VANDALIA — Sister Cities of Vandalia just hosted its 39th annual Oktoberfest at the Vandalia Sports Complex on September 11, 12, and 13. Since its inception in 1978, Oktoberfest has been a highlight event in the community every fall. It is the most successful fundraiser Sister Cities of Vandalia puts on each year. This year’s event featured an exciting variety of sights, sounds, and flavors reflective of the Oktoberfest in Vandalia’s European sister city: Lichtenfels, Germany.
Those who attended Oktoberfest saw numerous men clad in lederhosen and smelled the spicy, smoked fragrance of bratwurst and beer. According to Harvey Kimmel, the president of Sister Cities, Oktoberfest in Vandalia serves approximately 65 kegs of beer. Hundreds of bratwurst are grilled to perfection and 500 pounds of potatoes are used in the making of an authentic family recipe for German potato salad, a recipe offered to the cause by a member of Sister Cities.
“Our German friends tell us we get the food right,” Kimmel said. “But you can’t compare the original Oktoberfest with ours. What they do is beyond huge.” Lichtenfels draws hundreds of thousands of guests and serves approximately 6 million liters of beer at their annual celebration.
Sister Cities of Vandalia is a local non-profit that has been bringing people together across the ocean since it came to the city through the influence of Mayor Lakin in 1975. With 198 members and an active youth program, the organization raises money to host international guests or send teenagers from Vandalia to Europe. Kimmel says it’s all about the relationships. “It opens up the world to our community,” Kimmel said. “When you experience the way other people live and their traditions, foods, and culture, it changes your life. Our hope is that every teenager could have an experience like that.”
Vynesa Evanson, a junior at Vandalia Butler, just returned from a Sister Cities sponsored youth exchange in July (July 25-August 18) and helped at this year’s Oktoberfest. Her perspective was altered by the trip. “Germany really changed what I want out of life,” Evanson said. “It inspired me to get out and see new things.” Evanson has barely been home for a month and is already anticipating a return trip following graduation. Bamberg, Germany was her favorite stop; she now hopes to one day live there.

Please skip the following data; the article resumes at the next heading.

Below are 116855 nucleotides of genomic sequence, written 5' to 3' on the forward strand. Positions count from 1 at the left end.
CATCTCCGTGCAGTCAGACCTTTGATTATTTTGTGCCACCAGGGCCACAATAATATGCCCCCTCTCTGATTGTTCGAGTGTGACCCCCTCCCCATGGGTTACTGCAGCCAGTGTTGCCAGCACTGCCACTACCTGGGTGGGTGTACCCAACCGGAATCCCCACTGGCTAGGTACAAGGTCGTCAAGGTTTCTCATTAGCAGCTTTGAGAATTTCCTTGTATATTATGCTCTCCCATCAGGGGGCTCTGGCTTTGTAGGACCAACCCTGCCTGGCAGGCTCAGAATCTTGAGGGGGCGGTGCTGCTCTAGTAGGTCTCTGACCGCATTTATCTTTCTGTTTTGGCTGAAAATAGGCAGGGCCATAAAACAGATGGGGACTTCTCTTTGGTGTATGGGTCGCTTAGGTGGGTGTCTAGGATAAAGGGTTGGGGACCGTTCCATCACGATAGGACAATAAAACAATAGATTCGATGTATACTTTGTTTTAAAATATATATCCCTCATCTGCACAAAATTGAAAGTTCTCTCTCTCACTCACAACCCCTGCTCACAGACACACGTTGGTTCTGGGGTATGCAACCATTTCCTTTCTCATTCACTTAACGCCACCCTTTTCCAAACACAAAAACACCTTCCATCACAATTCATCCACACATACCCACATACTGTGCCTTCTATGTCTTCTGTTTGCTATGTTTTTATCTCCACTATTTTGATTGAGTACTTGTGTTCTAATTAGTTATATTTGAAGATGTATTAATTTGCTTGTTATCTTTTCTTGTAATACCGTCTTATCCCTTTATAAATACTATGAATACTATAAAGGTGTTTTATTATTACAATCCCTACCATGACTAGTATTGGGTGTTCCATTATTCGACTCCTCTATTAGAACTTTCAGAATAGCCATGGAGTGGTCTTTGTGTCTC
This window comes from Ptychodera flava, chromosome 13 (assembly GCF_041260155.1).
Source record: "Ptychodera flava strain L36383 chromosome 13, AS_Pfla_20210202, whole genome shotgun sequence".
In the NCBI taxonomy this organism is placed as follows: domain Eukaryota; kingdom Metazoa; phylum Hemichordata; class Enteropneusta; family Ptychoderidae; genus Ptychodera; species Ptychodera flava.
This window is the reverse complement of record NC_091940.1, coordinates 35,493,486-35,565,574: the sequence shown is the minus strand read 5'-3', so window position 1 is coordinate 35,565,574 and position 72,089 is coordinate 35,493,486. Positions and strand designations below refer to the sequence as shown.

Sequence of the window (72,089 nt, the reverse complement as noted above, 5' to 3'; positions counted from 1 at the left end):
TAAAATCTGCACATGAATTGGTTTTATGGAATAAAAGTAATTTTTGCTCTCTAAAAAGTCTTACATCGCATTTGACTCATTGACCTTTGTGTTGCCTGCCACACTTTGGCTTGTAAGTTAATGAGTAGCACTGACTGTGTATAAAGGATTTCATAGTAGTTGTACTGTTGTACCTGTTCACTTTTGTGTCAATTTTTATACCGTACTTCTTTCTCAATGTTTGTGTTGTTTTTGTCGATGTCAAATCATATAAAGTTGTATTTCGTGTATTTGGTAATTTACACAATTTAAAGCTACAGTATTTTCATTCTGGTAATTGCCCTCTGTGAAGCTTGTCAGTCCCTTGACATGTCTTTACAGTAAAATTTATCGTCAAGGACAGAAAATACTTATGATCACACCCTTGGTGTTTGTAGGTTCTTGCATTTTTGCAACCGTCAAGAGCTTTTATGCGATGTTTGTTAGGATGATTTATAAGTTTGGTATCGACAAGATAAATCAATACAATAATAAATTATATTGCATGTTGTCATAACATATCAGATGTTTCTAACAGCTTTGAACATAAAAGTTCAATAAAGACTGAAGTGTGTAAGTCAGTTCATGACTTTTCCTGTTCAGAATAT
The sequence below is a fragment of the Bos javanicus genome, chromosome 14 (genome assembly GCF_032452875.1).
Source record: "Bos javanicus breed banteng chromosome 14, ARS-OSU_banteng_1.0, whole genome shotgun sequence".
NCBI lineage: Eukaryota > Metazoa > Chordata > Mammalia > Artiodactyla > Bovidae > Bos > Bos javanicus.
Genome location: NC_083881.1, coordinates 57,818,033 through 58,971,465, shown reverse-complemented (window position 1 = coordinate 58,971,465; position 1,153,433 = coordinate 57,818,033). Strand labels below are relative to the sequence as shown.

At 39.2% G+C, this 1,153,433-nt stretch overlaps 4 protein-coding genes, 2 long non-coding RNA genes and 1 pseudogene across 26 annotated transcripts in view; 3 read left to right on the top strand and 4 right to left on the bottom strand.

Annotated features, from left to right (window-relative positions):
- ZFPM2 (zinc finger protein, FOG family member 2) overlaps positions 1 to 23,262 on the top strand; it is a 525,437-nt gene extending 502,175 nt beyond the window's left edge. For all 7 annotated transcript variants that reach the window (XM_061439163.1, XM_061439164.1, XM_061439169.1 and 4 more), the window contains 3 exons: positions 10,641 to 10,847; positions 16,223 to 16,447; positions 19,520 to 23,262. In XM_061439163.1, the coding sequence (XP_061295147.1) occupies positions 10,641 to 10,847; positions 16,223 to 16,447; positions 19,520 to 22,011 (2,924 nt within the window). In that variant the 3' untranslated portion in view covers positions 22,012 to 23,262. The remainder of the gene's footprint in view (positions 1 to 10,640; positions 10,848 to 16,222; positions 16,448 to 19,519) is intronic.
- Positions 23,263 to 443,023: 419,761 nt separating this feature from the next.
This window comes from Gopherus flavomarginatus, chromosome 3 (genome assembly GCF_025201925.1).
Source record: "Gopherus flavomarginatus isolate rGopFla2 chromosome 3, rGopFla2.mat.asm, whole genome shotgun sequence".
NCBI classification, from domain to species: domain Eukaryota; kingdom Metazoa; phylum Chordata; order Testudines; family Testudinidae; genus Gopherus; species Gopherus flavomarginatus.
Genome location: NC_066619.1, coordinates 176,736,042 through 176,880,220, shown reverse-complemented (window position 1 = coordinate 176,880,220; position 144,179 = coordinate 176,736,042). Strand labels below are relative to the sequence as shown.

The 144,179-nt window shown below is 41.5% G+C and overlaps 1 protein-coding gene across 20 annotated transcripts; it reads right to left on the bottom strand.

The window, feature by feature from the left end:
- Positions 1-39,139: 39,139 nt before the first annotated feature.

According to Evanson, Oktoberfest is strikingly reminiscent of the culture she came to love. “It’s more similar that I thought it would be,” Evanson said. “I’ve been missing Germany a lot right now.” She had barely been home for a month and already talked to her mother about a return trip following graduation. Bamberg, Germany was her favorite stop; she now hopes to one day live there.
Three high school students like Evanson are chosen each year to participate in the youth exchange program with Lichtenfels. They have the opportunity to live in the home of a German family for three weeks. For many, it is the experience of a lifetime of which Oktoberfest is just a taste.
Although the weather was overcast and cool, the community came out by the hundreds to enjoy the food, fun, and family atmosphere at Oktoberfest and support Sister Cities’ many causes. The Vandalia Butler athletic department is among the groups that receive contributions from Sister Cities. As a result, the football team comes out every year to help the steering committee set up. This year’s dedicated steering committee included, Liz Kunz (chairperson), Wayne Wright, Brenda Windel, Bob and Tracy Schaffner, Kristin Cox, Mary Blakesly, Sara Lambdin, Ann Kimmel, Jeff Jordan, Rick Schieltz, and Mike and Kelly Blakesly.
The committee and community’s tremendous effort, time, and commitment not only resulted in another exciting year at Oktoberfest but brought Lichtenfels, Germany and Vandalia, Ohio together once again in celebration of fall, family, and friendship.
Reach Brittany Arlene Jackson at 684-8983.